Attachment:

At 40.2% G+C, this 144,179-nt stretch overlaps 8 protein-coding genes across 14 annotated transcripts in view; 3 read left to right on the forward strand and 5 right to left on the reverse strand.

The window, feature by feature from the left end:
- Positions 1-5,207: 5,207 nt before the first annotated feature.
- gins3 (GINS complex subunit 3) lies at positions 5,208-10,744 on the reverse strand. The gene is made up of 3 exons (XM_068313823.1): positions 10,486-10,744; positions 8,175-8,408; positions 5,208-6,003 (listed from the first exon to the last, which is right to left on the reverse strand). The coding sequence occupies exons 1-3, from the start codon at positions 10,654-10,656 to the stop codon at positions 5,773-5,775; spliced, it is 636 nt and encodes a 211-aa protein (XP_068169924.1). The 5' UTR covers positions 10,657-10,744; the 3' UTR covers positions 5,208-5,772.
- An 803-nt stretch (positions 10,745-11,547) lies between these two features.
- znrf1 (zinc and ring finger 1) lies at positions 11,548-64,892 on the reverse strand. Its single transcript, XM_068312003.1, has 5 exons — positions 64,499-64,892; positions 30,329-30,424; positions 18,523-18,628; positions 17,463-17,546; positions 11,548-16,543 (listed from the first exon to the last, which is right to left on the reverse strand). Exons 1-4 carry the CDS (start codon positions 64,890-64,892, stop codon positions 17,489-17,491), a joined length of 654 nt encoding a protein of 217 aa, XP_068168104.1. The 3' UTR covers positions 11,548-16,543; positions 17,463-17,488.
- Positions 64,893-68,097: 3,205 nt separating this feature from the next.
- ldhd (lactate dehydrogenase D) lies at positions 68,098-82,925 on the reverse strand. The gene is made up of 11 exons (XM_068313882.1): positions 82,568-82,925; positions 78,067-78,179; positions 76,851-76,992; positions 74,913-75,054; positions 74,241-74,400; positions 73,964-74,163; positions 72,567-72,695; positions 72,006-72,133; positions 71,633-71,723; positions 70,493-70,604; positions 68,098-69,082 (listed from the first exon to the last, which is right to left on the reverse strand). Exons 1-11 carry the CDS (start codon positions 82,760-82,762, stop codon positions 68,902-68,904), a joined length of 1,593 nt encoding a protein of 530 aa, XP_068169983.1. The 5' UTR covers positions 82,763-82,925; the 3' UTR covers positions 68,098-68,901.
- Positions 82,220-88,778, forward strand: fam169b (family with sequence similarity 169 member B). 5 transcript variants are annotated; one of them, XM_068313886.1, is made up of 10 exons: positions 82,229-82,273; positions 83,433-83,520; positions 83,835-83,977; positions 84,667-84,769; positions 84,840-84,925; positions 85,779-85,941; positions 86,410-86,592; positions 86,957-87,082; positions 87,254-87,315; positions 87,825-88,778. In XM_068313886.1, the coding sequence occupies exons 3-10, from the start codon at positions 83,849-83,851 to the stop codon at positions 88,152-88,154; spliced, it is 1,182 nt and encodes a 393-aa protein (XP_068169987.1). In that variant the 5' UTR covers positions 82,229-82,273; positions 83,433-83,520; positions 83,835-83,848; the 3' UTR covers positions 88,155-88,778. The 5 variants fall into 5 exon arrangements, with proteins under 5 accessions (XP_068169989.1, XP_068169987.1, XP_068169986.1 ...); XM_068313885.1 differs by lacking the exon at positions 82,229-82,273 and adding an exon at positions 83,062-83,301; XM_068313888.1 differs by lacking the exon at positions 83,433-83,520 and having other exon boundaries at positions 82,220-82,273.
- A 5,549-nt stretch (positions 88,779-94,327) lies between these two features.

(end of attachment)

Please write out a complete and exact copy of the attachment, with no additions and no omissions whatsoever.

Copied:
At 40.2% G+C, this 144,179-nt stretch overlaps 8 protein-coding genes across 14 annotated transcripts in view; 3 read left to right on the forward strand and 5 right to left on the reverse strand.

The window, feature by feature from the left end:
- Positions 1-5,207: 5,207 nt before the first annotated feature.
- gins3 (GINS complex subunit 3) lies at positions 5,208-10,744 on the reverse strand. The gene is made up of 3 exons (XM_068313823.1): positions 10,486-10,744; positions 8,175-8,408; positions 5,208-6,003 (listed from the first exon to the last, which is right to left on the reverse strand). The coding sequence occupies exons 1-3, from the start codon at positions 10,654-10,656 to the stop codon at positions 5,773-5,775; spliced, it is 636 nt and encodes a 211-aa protein (XP_068169924.1). The 5' UTR covers positions 10,657-10,744; the 3' UTR covers positions 5,208-5,772.
- An 803-nt stretch (positions 10,745-11,547) lies between these two features.
- znrf1 (zinc and ring finger 1) lies at positions 11,548-64,892 on the reverse strand. Its single transcript, XM_068312003.1, has 5 exons — positions 64,499-64,892; positions 30,329-30,424; positions 18,523-18,628; positions 17,463-17,546; positions 11,548-16,543 (listed from the first exon to the last, which is right to left on the reverse strand). Exons 1-4 carry the CDS (start codon positions 64,890-64,892, stop codon positions 17,489-17,491), a joined length of 654 nt encoding a protein of 217 aa, XP_068168104.1. The 3' UTR covers positions 11,548-16,543; positions 17,463-17,488.
- Positions 64,893-68,097: 3,205 nt separating this feature from the next.
- ldhd (lactate dehydrogenase D) lies at positions 68,098-82,925 on the reverse strand. The gene is made up of 11 exons (XM_068313882.1): positions 82,568-82,925; positions 78,067-78,179; positions 76,851-76,992; positions 74,913-75,054; positions 74,241-74,400; positions 73,964-74,163; positions 72,567-72,695; positions 72,006-72,133; positions 71,633-71,723; positions 70,493-70,604; positions 68,098-69,082 (listed from the first exon to the last, which is right to left on the reverse strand). Exons 1-11 carry the CDS (start codon positions 82,760-82,762, stop codon positions 68,902-68,904), a joined length of 1,593 nt encoding a protein of 530 aa, XP_068169983.1. The 5' UTR covers positions 82,763-82,925; the 3' UTR covers positions 68,098-68,901.
- Positions 82,220-88,778, forward strand: fam169b (family with sequence similarity 169 member B). 5 transcript variants are annotated; one of them, XM_068313886.1, is made up of 10 exons: positions 82,229-82,273; positions 83,433-83,520; positions 83,835-83,977; positions 84,667-84,769; positions 84,840-84,925; positions 85,779-85,941; positions 86,410-86,592; positions 86,957-87,082; positions 87,254-87,315; positions 87,825-88,778. In XM_068313886.1, the coding sequence occupies exons 3-10, from the start codon at positions 83,849-83,851 to the stop codon at positions 88,152-88,154; spliced, it is 1,182 nt and encodes a 393-aa protein (XP_068169987.1). In that variant the 5' UTR covers positions 82,229-82,273; positions 83,433-83,520; positions 83,835-83,848; the 3' UTR covers positions 88,155-88,778. The 5 variants fall into 5 exon arrangements, with proteins under 5 accessions (XP_068169989.1, XP_068169987.1, XP_068169986.1 ...); XM_068313885.1 differs by lacking the exon at positions 82,229-82,273 and adding an exon at positions 83,062-83,301; XM_068313888.1 differs by lacking the exon at positions 83,433-83,520 and having other exon boundaries at positions 82,220-82,273.
- A 5,549-nt stretch (positions 88,779-94,327) lies between these two features.